It w it’s what I would charge as a general contractor. They just didn’t make sense.
Tony: Yeah, no, I love it, man. So I want to ask you a few more questions, Thomas, to get to know you just a little bit better and for our guests to get to know you. I know what I, what I’ve got, but actually you put me on the spot last time.
So I’ll let you go first.
Thomas: This week.
Ashley: First thing is, is that a fire alarm going
Tony: concern for you, Thomas? I
Thomas: don’t even hear it, honestly.
Ashley: here. I am in my, you know, my closet, this landing, you don’t nobody around me. Don’t eat
Ashley: So Thomas, what is your morning routine? Do you have anything special you do every day? Um, even, maybe even an evening routine. Is there something you do daily that you think has really helped you Excel in your businesses?
Thomas: Yeah, I mean, I wake up at five 30 pretty much every morning. I’m a morning person. I like to wake up. I used to go to the gym, but I have two kids. I have a three-year old, I have a four month old. So I don’t really go to the gym anymore, but I still wake up at five 30. I read very like made for an hour, hour, half an hour or so.
And then I like to get into my emails right away. I’d like to work out if I do have some time, but now with my son in school, kind of got a ring to school in the morning. So it’s a little tricky,
Ashley: just a followup to that question. What kind of books do you read? Are you reading business development real estate, or are you reading romance novels
Thomas: right now?
I’m leading the four hour work week. I’ve already read traction, rich dad, poor dad, how to win friends, influence people think and grow rich, make your bed. And don’t laugh at this one, but so, uh, the art of tidying up or something. Oh yeah.
Ashley: Awesome. Awesome books. I’ve read. Most of those actually.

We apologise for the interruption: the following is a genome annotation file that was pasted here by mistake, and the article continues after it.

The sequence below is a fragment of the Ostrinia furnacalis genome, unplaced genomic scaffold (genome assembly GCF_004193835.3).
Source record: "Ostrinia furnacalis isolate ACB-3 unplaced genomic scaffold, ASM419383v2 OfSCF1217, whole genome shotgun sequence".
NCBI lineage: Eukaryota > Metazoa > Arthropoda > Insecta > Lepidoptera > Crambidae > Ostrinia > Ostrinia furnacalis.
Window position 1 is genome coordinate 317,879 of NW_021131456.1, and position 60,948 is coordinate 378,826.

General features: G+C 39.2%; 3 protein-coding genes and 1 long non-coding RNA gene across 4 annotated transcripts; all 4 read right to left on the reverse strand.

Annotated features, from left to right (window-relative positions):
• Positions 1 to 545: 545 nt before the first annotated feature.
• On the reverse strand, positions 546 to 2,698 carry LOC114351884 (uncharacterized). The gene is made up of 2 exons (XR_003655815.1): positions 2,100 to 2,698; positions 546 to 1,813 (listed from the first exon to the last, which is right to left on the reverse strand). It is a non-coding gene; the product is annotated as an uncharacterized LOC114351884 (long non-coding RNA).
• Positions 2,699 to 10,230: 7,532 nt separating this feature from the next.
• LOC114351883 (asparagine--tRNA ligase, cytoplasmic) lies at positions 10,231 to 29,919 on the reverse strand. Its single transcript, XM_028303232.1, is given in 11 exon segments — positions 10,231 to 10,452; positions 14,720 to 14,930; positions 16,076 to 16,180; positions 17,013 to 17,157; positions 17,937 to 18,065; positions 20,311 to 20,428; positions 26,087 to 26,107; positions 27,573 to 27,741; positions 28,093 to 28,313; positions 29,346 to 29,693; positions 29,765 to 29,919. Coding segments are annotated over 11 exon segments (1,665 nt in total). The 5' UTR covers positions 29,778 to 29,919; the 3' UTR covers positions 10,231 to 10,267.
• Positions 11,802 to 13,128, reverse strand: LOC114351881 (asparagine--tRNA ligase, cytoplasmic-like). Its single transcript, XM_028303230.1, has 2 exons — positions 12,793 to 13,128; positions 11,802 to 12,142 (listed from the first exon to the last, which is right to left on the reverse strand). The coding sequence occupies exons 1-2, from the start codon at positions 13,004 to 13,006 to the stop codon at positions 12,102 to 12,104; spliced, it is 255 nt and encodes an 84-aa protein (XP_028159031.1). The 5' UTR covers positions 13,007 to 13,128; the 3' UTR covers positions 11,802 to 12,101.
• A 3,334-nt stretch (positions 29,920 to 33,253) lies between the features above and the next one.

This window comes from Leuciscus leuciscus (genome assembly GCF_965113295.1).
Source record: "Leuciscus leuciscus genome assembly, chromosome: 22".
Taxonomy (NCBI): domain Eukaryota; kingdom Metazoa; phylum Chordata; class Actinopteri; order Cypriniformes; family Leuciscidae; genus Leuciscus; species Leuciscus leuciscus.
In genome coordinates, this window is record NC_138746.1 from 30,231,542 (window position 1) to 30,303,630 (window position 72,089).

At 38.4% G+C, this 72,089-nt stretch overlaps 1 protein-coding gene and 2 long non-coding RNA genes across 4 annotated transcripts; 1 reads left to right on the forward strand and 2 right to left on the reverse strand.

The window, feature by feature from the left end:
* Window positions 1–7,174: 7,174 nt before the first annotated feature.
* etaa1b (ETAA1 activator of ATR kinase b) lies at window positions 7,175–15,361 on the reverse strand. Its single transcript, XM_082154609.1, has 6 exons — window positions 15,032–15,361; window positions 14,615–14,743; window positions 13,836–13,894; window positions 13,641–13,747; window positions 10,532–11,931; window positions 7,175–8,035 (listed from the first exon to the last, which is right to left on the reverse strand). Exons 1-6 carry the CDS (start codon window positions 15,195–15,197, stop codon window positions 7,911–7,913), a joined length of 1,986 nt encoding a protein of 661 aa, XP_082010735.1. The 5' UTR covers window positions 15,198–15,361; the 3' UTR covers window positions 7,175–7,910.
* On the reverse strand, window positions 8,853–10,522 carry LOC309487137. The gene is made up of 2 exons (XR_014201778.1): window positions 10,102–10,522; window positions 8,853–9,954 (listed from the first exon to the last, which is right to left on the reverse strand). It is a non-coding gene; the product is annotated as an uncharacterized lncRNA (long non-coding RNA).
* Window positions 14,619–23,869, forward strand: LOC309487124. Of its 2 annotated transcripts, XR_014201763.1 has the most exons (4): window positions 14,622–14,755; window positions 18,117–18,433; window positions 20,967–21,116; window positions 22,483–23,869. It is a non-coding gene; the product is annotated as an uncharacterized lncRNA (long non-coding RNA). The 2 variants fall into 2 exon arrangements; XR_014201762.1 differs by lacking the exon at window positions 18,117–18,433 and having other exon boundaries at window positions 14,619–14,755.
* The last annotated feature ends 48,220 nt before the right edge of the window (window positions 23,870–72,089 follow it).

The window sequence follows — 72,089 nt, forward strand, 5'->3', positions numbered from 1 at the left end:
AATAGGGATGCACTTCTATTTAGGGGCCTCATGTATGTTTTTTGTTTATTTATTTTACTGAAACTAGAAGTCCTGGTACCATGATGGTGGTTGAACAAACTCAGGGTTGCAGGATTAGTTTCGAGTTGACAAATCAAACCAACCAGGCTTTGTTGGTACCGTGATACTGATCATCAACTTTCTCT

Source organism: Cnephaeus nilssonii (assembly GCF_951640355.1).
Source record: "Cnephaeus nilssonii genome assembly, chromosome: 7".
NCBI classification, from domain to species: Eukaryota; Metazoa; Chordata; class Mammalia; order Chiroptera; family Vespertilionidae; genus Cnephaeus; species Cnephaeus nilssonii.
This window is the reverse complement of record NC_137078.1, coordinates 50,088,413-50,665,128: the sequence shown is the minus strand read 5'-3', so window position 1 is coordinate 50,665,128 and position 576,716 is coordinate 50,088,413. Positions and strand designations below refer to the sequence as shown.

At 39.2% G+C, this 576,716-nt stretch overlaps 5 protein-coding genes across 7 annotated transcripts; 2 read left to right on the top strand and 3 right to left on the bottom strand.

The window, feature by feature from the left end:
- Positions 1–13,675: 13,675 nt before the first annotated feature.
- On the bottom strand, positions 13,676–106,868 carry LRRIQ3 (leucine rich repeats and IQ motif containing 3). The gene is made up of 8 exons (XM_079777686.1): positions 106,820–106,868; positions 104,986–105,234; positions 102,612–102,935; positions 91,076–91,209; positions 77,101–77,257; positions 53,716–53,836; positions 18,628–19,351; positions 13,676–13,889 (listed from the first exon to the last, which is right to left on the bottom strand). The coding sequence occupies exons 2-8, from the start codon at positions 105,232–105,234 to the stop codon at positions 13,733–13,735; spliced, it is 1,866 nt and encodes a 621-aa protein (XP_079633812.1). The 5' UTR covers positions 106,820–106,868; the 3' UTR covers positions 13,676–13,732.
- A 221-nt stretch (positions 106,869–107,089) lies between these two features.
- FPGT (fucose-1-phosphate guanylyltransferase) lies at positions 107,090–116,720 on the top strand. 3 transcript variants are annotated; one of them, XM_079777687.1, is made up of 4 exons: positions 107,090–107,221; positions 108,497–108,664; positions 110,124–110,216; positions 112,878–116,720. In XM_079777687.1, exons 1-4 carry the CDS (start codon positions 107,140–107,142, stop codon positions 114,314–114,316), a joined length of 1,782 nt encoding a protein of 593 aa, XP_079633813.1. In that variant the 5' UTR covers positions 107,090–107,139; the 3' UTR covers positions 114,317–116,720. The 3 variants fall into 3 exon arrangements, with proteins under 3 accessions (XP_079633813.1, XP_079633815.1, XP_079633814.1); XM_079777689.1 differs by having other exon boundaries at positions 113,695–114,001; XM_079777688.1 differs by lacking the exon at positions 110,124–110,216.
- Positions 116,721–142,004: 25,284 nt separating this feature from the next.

Tony: Yeah. It’s so funny.
Like the art of tidying up, I think that’s Marie condom, right? Yeah. Yeah. I saw the Netflix show and like all of, like, if you open my drawer for all of my t-shirts, they’re all folded in that like little crazy when she folds everything, my fiance thinks I’m a psychopath. She was like, no one folds their shirts that way.
So, Thomas, my question for you brother, is, you know, your, your father built this business. Right, but you decided to go a different route and kind of build your own business. What was the thought process behind that? Like walk us through, like, why not inherit the family business? What, what made you kind of take your own path there?
Thomas: So I, at first, again, I didn’t want to go to college. I just felt it wasn’t for me. I liked business. I liked growing a business. I like working with my hands and my mother was always the type of person to be like, Learn a trade that you work with your hands and you always have that to fall back on it. And my father was always the type of person where he would push me and be like, no, you need an office job.
You need somewhere where you’re, you’re safe, you’re indoors. You’re, you’re making more money. You, you don’t want to do this.
Ashley: So I said the opposite of each other.
Thomas: So it’s like, I’m so confused. I went to school for architecture because like I saw that as a better opportunity. So towards what my father was saying, But I didn’t really want to be locked in an office and work on a computer all day.
I wanted to, I enjoy the construction process. I enjoy the real estate process. It’s just, I like being hands-on and I wear, I wear a hoodie and a t-shirt to work. I’m not the type of contractor that goes with a button down and dress shoes on because I like to get my hands dirty. I like to work. I like to be the person that is running a job and pushes a job.
And I’m not. The, the type of person to wear a suit. It’s just not who I am.
Tony: Yeah. Well, you got to know yourself, right? And, and you’ve got to find the path that works best for you, man. It’s all right. So, Thomas man, it’s been like an absolute pleasure. I feel like you’ve dropped so much knowledge for the guests for myself.
If people want to get in touch with you, where’s the best place for them to go.
Thomas: Instagram, Tom, T O M R I D I S I did everyone a favor and put some security this because no one can say, so follow me on Instagram, ask me any questions I want to help. Like, I’m not. I only have three properties, but anything I can do to help anyone.
Um, I’m there just slide into my DIA.
Ashley: Thank you so much. We really appreciated having you on this has been really great. And just that, you know, talking about your partnership, how you’re automating systems, your property management and your rentals. That’s so awesome. So thank you very much for joining us.
Thomas: Thank you. I appreciate it. You guys have been fun.
Ashley: Yeah. Well, that’s our show for today. I am Ashley Carey at wealth from rentals and he’s Tony Robinson at Tony, Jay Robinson. So make sure you guys join our Facebook group, uh, search real estate rookie on Facebook. And then you can find out some more about Thomas and some of the things he [email protected] forward slash rookie 39.
Thank you so much, Thomas.